1. The two questions which have been referred the instance of the assessee are :
'(1) Whether, on the facts and in the circumstances of the case, wealth-tax payable by the assessee under the W.T. Act, 1957, of Rs. 3,00,528 for the assessment year 1959-60, is an allowable deduction under s. 10(1) of the Indian I.T. Act, 1922, in arriving at the total income for the said assessment year
(2) Whether, on the facts and in the circumstances of the case, professional fees of Rs. 1,500 in regard to the said wealth-tax assessment is an allowable deduction in arriving at the total income for the assessment year 1959-60 ?'
2. The facts in this case as found by the Tribunal are that in respect of the assessment year 1959-60, the assessee claimed a deduction of Rs. 3,00,528 as expenditure to be taken note of while computing the income of the assessee as the said amount was paid by way of wealth-tax. The assessee also claimed Rs. 1,500 which represented professional fees expended in respect of the case relating to wealth-tax. This was, however, disallowed both by the ITO and the AAC. When the matter was dealt with by the Tribunal in appeal by the assessee, the decision of the Supreme Court in Travancore Titanium Products Ltd. v. CIT : 60ITR277(SC) held the field. In this case, the Supreme Court had held that the tax on the wealth of the assessee was not allowable as business expenditure under s. 10(2)(xv). Consequently, the deduction with regard to the amount of the wealth-tax was held to be impermissible and so also the amount claimed to be deductible by way of professional fees in respect of the wealth-tax assessments.
3. The decision of the Supreme Court in Travancore Titanium Products Ltd.'s case : 60ITR277(SC) was superseded by another decision of the Supreme Court in Indian Aluminium Co. Ltd. v. CIT : 84ITR735(SC) , in which the Supreme Court held that the wealth-tax paid by the assessee, which is a trading company, on assets held by it for the purpose of its business was deductible as business expense in computing the assessee's income from business and that when a person has a dual capacity of a trader-cum-owner and he pays tax in respect of the property, which is used for the purpose of trade, the payment must be taken to be in the capacity of a trader according to ordinary commercial principles.
4. If this was the law of the land declared by the Supreme Court in 1972, there is no doubt that the first question would have been required to be answered in favour of the assessee and the consequence would then have been that even the second question would have had necessarily to be answered in favour of the assessee.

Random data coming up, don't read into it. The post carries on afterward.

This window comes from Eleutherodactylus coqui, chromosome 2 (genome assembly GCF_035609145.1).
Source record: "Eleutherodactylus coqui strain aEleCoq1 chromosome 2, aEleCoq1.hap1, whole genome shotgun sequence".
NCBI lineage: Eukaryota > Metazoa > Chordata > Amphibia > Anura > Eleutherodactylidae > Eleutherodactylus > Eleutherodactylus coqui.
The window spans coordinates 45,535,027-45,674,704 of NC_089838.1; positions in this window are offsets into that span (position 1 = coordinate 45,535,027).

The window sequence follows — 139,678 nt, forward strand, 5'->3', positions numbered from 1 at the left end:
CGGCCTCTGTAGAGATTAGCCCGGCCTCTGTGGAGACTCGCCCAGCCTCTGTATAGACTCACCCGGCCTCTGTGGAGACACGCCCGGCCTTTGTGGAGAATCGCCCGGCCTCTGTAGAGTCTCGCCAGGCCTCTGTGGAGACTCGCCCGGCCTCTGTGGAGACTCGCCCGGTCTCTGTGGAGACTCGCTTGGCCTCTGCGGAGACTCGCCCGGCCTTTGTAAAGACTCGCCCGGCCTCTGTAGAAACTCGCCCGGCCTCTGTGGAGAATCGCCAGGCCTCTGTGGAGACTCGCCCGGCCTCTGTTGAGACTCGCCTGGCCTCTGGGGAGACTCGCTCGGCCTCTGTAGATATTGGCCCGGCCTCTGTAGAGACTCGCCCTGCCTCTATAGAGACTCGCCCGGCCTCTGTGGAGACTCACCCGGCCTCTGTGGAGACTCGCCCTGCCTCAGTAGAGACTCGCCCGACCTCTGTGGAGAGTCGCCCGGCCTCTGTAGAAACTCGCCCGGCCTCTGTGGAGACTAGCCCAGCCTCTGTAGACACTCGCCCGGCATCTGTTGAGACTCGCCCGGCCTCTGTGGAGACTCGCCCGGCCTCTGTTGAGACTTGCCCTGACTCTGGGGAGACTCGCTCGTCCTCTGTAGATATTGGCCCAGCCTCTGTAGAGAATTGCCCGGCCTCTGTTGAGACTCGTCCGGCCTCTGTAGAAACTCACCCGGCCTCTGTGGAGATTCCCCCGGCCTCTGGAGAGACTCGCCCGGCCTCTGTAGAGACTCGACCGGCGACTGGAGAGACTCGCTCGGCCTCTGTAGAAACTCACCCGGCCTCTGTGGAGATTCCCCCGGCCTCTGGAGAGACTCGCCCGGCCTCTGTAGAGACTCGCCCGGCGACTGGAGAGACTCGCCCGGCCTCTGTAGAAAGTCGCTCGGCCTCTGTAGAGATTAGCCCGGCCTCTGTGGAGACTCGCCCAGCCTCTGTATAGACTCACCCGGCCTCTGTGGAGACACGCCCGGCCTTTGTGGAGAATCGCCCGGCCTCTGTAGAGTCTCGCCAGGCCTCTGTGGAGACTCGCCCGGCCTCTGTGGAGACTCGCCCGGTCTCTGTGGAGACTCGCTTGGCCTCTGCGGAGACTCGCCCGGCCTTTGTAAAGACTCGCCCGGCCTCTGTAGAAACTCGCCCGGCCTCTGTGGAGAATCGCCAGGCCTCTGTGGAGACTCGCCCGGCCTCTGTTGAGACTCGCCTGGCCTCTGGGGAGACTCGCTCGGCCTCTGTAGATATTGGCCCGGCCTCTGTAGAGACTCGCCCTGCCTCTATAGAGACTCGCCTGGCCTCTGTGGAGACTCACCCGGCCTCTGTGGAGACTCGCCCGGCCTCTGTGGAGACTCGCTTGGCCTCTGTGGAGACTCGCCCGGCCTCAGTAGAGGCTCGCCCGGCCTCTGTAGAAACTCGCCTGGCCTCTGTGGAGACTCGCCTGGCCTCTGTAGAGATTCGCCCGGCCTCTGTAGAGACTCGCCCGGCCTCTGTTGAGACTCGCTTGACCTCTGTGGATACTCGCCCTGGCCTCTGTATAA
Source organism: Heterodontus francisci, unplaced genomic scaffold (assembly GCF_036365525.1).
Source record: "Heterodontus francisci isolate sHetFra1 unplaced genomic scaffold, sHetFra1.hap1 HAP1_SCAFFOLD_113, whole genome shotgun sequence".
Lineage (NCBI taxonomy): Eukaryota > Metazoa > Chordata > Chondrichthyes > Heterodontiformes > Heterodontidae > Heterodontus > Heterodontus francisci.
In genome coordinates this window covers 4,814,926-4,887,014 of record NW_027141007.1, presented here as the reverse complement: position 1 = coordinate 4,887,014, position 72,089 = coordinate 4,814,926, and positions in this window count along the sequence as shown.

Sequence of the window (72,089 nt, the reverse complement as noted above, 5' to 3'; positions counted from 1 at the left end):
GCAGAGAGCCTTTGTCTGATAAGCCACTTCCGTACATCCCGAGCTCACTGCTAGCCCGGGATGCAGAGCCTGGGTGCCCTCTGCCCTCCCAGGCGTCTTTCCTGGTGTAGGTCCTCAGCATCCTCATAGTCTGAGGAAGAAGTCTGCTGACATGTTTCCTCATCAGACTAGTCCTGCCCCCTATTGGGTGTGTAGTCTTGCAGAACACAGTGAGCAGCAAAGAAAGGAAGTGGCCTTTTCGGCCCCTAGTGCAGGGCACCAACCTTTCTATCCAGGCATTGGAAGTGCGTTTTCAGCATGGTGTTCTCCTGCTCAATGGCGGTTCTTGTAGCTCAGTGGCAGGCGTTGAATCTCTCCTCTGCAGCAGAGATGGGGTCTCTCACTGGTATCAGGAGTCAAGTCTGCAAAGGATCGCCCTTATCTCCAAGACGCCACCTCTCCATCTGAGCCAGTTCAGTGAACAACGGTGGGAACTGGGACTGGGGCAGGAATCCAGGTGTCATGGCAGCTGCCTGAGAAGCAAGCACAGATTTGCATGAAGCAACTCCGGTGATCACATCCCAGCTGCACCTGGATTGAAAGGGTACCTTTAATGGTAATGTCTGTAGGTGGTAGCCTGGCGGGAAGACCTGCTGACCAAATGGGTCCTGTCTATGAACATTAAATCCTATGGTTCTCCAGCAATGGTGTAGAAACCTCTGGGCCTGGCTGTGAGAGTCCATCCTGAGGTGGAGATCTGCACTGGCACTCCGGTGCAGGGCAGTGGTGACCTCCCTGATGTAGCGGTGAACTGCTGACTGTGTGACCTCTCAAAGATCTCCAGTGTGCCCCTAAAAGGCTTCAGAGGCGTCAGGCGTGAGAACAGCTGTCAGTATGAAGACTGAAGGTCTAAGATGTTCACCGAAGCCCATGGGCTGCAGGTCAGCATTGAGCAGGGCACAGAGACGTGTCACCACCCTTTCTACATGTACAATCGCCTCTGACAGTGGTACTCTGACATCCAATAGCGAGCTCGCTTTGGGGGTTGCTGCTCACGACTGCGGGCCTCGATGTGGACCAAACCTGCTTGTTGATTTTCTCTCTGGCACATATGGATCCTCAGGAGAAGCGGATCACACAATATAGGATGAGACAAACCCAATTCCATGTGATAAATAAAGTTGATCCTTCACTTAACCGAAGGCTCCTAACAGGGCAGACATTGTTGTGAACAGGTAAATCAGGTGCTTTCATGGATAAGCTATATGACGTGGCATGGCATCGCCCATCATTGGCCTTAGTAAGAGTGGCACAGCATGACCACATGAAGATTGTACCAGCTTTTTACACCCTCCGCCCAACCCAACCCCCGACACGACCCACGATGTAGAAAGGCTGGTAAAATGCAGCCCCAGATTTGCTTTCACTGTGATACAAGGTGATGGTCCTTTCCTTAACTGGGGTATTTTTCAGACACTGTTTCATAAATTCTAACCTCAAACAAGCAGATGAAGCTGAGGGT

5. It appears, however, that Parliament intervened after the decision of the Supreme Court and by s. 4 of the I.T. (Amend.) Act, 1972, the following provision was made so as to operate retrospectively :
'Wealth-tax not deductible in computing the total income for certain assessment years. -Nothing contained in the Indian Income-tax Act, 1922 (XI of 1922), shall be deemed to authorise, or shall be deemed ever to have authorised, any deduction in the computation of the income of any assessee chargeable under the head 'Profits and gains of business, profession or vocation' or 'Income from other sources' for the assessment year commencing on the 1st day of April, 1957, or any subsequent assessment year, of any sum paid on account of wealth-tax.'
6. We are concerned in this case with the assessment year 1959-60. It is not possible to dispute that the provision reproduced above would by virtue of retrospective operation affect the proceedings for assessment in respect of the assessment year 1959-60. The result, therefore, is that in view of this provision, the amount of wealth-tax paid by the assessee could not be a permissible deduction.
7. However, so far as the professional fees in respect of the said wealth-tax assessment is concerned, the matter, in our view, will have to be viewed in a slightly different manner in view of the peculiar facts of the case. The law declared by the Supreme Court in the Indian Aluminium Co. Ltd.'s case : 84ITR735(SC) was factually the law of the land on the date on which not only the order of the ITO was passed but even on the date on which the orders of the AAC and the order of the Tribunal were passed. On that day, the correct legal position was that the wealth-tax was deductible because the amendment in the I.T. Act came much later. It cannot, therefore, be said that the assessee was not justified in claiming the amount of professional fees in relation to the wealth-tax proceedings since the wealth-tax levied was itself in respect of the assets of the trading company. The fact that further by a legislative provision the decision of the Supreme Court came to be rendered ineffective would be no ground for holding that the assessee was not entitled to deduct the expenses on account of professional fees in regard to the wealth-tax assessment.
8. As a result, the answer to the first question must be in the negative and against the assessee and the answer to the second question must be in the affirmative and in favour of the assessee. Questions answered accordingly. In the circumstances of the case, there will be no order as to costs.